WILT: Red Dead Redemption OST by Bill Elm and Woody Jackson

August 15, 2018

The most popular genres in video games are sci-fi and fantasy, with zombie-centric games carving our their own little area of dominance. That's not to say that there's not a plethora of games from other genres (mystery, horror/thrillers, puzzles) but there is one genre specifically that I've always noted is scarcely explored by developers; Westerns.


It always seemed like a no brainer to me, you get a little pit of both the game mechanics involved with sci-fi and fantasy (guns and horses respectively) but for some reason companies just don't seem to make Westerns. It was recently brought to my attention just why exactly that might be...


So there's this little video game company, you might have heard of it, that made a game called "Red Dead Redemption" in 2010. It follows the story of a former gang-member, John Marston, as he attempts to make himself right with the growing power of the law in the formerly untamed west for the sake of wife and son. The game received critical acclaim (95% on Metacritic) and the working theory is that Rockstar so perfectly represented the elements of a true Western in one game, that no other devs' dare touch it.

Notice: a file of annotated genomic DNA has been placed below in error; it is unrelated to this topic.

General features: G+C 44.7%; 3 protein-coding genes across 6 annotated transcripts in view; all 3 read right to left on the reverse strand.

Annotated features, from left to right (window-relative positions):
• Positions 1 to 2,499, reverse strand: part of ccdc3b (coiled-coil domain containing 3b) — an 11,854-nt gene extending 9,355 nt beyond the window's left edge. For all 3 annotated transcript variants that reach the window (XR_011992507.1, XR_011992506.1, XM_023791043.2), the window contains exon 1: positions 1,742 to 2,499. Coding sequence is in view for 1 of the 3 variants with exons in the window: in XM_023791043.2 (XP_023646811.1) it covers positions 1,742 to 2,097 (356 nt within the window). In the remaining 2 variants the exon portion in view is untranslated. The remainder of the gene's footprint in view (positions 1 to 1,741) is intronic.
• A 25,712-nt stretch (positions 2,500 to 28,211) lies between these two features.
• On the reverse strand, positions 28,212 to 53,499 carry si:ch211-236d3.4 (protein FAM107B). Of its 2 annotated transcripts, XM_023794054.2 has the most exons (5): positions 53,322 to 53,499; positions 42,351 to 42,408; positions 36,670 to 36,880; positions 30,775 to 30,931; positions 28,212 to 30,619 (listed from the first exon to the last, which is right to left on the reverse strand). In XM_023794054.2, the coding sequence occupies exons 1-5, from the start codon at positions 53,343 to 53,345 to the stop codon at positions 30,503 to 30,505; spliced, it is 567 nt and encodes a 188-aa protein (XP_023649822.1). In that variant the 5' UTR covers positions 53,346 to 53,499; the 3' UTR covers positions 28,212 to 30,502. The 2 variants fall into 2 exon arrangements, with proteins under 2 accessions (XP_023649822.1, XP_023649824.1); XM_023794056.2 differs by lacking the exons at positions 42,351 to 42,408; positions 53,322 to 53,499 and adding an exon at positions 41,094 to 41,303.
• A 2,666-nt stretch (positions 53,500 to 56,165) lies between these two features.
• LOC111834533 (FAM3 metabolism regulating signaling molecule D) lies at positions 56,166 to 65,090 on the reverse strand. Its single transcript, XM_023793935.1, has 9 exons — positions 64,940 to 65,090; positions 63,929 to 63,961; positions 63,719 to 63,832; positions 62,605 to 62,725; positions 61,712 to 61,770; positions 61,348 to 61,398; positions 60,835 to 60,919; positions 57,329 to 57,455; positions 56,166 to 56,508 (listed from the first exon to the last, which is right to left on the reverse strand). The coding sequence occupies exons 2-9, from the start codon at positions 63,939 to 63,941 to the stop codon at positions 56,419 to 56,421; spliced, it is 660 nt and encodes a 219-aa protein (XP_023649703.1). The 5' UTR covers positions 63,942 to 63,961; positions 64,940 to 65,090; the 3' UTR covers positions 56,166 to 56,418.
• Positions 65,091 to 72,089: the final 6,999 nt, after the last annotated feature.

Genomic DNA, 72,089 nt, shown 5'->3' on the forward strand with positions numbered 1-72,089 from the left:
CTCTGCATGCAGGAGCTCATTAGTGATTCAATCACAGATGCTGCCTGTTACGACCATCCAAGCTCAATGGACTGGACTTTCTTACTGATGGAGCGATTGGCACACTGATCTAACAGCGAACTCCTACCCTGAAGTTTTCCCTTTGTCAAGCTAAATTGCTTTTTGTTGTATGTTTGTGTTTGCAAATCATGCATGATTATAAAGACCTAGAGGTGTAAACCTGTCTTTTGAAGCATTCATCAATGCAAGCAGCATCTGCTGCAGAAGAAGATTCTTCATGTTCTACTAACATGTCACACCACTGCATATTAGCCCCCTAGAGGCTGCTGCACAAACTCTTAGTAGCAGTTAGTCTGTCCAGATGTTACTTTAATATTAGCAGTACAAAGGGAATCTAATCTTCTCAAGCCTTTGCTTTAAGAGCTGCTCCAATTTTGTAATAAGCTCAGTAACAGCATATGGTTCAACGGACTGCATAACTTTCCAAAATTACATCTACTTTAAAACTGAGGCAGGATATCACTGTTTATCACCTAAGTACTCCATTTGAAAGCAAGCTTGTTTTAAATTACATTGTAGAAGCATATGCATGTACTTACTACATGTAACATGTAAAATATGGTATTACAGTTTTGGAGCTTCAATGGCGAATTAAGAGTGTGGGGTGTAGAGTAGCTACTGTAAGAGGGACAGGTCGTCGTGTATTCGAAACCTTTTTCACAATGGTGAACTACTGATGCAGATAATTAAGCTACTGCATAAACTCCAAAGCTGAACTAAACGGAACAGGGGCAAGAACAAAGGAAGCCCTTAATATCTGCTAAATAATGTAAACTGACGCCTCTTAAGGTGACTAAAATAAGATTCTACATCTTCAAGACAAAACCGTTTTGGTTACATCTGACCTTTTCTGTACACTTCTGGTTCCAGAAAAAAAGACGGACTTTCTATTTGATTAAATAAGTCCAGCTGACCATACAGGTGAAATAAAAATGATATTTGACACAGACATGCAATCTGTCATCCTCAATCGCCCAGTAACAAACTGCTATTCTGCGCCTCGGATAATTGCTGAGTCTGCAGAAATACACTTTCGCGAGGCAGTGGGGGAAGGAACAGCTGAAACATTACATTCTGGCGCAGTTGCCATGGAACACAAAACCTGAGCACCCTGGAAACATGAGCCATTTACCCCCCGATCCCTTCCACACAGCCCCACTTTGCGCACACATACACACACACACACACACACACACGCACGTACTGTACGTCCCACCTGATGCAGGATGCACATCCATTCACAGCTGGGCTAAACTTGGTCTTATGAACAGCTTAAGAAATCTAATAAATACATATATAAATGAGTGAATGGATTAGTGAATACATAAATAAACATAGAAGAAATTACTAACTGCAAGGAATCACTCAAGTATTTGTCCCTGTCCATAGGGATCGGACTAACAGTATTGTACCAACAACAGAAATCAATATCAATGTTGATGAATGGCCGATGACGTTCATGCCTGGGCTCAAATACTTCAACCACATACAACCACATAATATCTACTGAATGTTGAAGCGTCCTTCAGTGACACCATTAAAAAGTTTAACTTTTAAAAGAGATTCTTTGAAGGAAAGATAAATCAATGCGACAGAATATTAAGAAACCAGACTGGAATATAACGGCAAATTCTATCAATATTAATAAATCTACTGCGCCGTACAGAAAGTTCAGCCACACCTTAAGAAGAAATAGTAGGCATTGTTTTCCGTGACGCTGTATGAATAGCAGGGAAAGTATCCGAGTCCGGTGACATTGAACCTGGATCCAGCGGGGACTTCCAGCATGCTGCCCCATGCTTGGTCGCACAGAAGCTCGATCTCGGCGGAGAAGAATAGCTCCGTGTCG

Have I played the game? No actually... 2010 was the dark time of my life during which I had no console, and now two console gens later I can't play it unless I buy a PS2 (which, no.) But it's long awaited sequel is coming out this October, and here at my house we are just a little bit excited.


Hey, isn't this a music blog?! Yes - sorry.


So Rockstar dropped the third and final cinematic trailer a few months ago... and I've um... 'watched' it... probably once a day since they did. The first time I 'watched' it... I cried? The music... is... stupidly good... how the cellos swell, how they resolve just after the dude says "...and we can have the knowledge of fire." is just... I get goosebumps every goddamn time!! AND IT'S JUST A TRAILER.


Anyways, that's the incredibly long-winded way of explaining how I got to listening to the actual OST from the first game (and not just the background music to a trailer like some fool) It's got some clear Ennio Morricone influences, which I think is a really great example of how Rockstar understands and absolutely destroys every aspect of genre and style. 


Do enjoy:




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January 26, 2018

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